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Should You Borrow From Your 401k?


The last couple posts have been about tapping home equity to purchase investment properties.  Some of my clients just don’t have a lot of equity and have asked about other sources of funds to help with the down payment of an investment property.  One possible option is borrowing from your 401(k).  If you’ve never heard of this option, it’s because it just isn’t done that frequently and, depending on the 401(k) plan, you may not be able to borrow for this particular use.  Borrowing from a 401(k) is more common for the purchase of primary residence, education expenses, or even paying down high interest debt.


Before building your whole plan around borrowing from your 401(k) it is important to check with your plan administrator to see if it is allowed.  It is also critical that you understand the pros and cons.  Don’t forget that your 401(k) is your retirement nest egg, and you are putting that nest egg into possible jeopardy.


Here’s how they work.  Most plans allow you to borrow up to half of your vested balance, but not more than $50,000.  You apply to the company that manages your 401(k) plan, but you don’t have to “qualify”—after all, you’re borrowing money from yourself.  You sign a promissory note and receive the money within a couple of weeks.  The interest rate is usually equal to the prime rate or slightly over, so currently you’d pay 3-4 percent interest.  You then have five years to repay the loan, and most of the time, you make payments through payroll deductions.


Now let’s look at the pros and cons of borrowing from your 401(k):


  • A 401(k) loan does not appear on your credit report. They are not reported to Experian, and do not become a part of your credit history.
  • The interest on these loans is some of the lowest out there—right now, 3-4 percent.
  • You’re paying yourself the interest, not some bank.
  • You’ll get your money more quickly than if you were using another means of borrowing.
  • Since it’s a loan, you will not be charged the 10 percent early withdrawal penalties plus income taxes you would have to pay if you withdrew the money.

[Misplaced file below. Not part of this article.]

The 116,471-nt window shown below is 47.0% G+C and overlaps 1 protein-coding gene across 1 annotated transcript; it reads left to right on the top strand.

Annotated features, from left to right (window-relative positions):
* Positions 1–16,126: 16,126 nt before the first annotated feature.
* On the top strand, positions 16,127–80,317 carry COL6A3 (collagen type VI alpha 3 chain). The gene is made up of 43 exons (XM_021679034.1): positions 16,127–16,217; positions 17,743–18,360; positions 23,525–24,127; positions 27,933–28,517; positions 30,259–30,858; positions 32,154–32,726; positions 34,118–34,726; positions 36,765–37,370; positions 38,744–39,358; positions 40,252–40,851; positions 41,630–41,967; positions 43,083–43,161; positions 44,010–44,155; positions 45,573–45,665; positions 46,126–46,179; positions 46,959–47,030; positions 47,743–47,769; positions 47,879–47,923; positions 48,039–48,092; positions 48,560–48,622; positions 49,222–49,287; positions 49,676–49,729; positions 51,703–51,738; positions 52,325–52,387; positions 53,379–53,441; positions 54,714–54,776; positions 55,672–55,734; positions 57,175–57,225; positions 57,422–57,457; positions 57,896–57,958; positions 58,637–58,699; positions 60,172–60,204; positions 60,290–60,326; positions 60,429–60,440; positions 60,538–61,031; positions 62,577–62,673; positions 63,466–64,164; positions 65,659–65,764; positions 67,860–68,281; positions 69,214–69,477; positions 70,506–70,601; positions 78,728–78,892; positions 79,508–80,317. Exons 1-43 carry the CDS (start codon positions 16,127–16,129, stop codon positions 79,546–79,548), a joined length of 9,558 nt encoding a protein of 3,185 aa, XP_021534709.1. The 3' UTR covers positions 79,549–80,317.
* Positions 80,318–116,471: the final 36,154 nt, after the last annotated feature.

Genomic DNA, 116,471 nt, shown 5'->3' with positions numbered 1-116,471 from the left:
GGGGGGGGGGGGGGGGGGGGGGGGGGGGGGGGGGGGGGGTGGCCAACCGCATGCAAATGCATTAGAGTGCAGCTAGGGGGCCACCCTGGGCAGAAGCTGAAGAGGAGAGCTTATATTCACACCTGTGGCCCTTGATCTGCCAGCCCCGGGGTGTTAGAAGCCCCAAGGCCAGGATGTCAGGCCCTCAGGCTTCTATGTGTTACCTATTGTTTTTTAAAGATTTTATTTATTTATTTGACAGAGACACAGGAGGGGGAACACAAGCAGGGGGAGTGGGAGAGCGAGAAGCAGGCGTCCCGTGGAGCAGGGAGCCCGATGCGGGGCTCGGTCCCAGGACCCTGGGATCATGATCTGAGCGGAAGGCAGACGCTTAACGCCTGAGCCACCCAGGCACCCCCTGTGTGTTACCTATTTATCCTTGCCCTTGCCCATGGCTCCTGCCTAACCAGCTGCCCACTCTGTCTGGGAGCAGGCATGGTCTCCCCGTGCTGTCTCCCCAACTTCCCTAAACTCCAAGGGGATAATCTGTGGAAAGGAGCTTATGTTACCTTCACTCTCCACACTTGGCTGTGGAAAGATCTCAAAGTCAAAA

• You don’t have to qualify for the loan through the usual long, painful credit approval process, because in effect, you are the lender.
  • No assets or collateral are needed to secure the loan.


  • The biggest con is that you are forfeiting the accrued interest you would earn if your money stayed in the 401(k). Calculated over the long term, it can cost tens (even hundreds) of thousands of dollars in potential gain.
  • Unlike a home equity loan, the interest is not tax deductible.
  • Some plans do not allow contributions to the 401(k) for the period of the loan.
  • If you lose or quit your job, the loan is often due in full in 30-60 days (although some plans are open to renegotiating the terms of the loan. Find out before you sign the papers.)
  • If you default on the loan, it is considered a withdrawal and you will owe a 10 percent penalty plus a hefty tax payment. So if you had borrowed $50,000 and couldn’t pay it back, you would have to pay a $5,000 penalty and federal and state taxes that could take another $20,000 of the amount.


It is really important to weigh the pros and cons of using this source of funds to move forward with an investment property.  If you’re just desperate to buy an investment property because your friends or brother-in-law did it, this is probably not the best use of a 401(k) loan, especially if this will be your first investment.  However, if you are a seasoned investor with an outstanding investment opportunity and currently tapped out on other financial resources, then it may be a great time to use your 401(k) funds!





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